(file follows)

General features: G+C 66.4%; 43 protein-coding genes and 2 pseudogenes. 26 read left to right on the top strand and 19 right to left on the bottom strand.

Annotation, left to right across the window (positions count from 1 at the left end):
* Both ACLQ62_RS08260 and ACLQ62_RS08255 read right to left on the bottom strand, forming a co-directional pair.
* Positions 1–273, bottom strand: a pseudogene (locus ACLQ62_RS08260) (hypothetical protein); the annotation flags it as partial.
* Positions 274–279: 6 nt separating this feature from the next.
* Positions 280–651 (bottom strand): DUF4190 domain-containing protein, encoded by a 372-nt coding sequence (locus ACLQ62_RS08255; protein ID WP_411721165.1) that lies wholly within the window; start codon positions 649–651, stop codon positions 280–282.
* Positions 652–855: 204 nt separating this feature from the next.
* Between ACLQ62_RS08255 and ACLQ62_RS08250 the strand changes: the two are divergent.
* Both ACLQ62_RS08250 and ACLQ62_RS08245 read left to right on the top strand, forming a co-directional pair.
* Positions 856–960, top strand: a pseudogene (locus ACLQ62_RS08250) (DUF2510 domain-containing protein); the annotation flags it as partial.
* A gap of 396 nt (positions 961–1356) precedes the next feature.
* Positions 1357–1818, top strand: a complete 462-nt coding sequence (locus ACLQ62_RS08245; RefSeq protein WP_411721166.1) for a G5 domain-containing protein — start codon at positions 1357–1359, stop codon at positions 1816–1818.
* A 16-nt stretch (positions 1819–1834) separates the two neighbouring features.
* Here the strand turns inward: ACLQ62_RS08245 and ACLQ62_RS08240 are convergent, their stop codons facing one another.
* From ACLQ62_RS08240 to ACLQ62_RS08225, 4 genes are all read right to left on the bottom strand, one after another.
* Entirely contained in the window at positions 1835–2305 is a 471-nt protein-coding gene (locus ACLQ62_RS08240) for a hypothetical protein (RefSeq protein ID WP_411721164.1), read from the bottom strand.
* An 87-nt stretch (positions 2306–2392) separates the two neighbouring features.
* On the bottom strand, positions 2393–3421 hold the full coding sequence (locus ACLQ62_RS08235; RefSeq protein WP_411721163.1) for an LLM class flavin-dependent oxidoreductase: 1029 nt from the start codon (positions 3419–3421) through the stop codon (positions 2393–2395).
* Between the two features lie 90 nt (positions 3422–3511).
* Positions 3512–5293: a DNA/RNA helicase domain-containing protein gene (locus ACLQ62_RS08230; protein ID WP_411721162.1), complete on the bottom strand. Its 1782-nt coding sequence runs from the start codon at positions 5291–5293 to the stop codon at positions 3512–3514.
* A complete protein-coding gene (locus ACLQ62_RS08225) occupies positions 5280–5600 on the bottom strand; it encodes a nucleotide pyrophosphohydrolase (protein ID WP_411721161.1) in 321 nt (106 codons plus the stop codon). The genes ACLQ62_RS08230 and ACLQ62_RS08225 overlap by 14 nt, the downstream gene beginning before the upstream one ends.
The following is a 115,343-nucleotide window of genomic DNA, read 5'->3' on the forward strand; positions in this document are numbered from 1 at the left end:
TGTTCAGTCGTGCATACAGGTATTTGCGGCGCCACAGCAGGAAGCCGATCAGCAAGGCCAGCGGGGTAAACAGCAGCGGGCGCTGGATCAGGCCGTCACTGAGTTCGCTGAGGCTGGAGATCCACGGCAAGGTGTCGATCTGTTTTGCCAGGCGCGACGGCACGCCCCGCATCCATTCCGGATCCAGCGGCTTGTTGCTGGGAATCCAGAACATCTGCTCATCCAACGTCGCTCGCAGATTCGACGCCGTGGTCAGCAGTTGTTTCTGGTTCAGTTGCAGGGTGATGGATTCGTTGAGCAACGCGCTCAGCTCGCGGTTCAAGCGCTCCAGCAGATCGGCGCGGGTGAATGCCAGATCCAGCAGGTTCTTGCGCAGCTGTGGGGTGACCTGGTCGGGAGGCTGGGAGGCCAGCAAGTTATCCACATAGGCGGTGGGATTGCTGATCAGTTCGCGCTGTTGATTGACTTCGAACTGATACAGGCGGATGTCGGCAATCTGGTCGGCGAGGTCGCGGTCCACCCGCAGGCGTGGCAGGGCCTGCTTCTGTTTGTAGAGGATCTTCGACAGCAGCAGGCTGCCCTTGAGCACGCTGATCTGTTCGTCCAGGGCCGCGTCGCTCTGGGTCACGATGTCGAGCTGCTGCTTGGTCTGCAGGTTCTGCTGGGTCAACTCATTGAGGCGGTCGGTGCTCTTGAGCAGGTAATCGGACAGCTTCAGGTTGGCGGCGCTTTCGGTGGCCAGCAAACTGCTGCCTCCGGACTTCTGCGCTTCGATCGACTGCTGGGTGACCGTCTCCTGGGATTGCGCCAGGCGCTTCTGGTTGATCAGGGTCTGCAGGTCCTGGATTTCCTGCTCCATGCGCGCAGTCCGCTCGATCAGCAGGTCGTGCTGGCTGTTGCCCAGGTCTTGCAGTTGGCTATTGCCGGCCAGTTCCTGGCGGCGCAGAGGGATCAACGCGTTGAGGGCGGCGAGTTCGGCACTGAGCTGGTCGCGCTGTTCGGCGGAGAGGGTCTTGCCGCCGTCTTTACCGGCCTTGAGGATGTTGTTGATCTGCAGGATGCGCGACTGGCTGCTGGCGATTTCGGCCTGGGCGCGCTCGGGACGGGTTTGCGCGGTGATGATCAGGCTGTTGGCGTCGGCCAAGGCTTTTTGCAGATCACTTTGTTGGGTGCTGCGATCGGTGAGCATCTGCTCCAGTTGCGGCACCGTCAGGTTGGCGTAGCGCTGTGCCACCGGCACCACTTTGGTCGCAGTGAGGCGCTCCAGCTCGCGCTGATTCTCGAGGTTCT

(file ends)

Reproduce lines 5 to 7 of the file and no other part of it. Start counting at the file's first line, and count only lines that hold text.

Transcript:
* Positions 274–279: 6 nt separating this feature from the next.
* Positions 280–651 (bottom strand): DUF4190 domain-containing protein, encoded by a 372-nt coding sequence (locus ACLQ62_RS08255; protein ID WP_411721165.1) that lies wholly within the window; start codon positions 649–651, stop codon positions 280–282.
* Positions 652–855: 204 nt separating this feature from the next.